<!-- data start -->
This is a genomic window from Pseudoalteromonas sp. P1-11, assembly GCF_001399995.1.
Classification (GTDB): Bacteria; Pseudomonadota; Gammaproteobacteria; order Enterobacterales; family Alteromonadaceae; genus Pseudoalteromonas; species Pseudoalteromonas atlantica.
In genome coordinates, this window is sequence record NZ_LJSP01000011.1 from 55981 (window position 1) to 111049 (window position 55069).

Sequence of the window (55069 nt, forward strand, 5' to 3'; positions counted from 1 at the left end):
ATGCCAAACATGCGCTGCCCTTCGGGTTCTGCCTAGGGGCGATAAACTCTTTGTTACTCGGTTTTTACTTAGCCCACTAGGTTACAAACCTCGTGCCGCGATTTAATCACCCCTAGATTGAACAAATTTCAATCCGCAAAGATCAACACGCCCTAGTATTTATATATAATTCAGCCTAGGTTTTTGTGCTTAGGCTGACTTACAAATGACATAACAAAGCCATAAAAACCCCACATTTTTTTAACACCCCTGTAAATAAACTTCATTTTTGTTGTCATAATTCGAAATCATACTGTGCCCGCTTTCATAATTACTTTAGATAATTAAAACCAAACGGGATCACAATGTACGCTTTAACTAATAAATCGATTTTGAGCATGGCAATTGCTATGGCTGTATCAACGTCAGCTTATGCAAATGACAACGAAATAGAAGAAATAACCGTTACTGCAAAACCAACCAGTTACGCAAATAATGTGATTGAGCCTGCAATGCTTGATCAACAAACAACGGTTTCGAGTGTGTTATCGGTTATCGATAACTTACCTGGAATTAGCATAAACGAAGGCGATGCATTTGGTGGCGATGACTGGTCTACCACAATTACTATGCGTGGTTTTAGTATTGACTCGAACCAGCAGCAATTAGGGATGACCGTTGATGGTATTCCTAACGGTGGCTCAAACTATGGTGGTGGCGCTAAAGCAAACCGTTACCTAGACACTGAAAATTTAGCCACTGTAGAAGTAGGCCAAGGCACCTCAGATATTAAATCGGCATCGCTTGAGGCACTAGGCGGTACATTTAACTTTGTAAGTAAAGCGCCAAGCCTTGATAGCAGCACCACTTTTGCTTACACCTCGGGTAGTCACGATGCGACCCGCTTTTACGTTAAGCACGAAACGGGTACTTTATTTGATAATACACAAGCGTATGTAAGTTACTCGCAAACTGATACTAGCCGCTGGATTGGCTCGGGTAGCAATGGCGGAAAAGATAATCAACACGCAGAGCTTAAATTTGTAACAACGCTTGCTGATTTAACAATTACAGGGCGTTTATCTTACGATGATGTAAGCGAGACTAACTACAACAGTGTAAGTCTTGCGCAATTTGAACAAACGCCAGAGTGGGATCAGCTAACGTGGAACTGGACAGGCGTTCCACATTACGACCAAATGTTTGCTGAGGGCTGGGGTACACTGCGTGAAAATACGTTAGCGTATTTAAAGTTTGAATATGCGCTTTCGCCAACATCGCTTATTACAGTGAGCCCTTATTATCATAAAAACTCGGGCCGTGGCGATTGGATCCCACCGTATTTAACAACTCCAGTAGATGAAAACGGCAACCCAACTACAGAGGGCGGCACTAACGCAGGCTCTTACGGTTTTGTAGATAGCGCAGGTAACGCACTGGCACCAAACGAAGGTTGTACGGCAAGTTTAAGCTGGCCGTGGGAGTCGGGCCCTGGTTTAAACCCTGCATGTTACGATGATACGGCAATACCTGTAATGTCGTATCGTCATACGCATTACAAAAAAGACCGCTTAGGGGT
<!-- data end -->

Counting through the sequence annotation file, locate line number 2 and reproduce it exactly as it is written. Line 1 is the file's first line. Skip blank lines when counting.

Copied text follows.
Classification (GTDB): Bacteria; Pseudomonadota; Gammaproteobacteria; order Enterobacterales; family Alteromonadaceae; genus Pseudoalteromonas; species Pseudoalteromonas atlantica.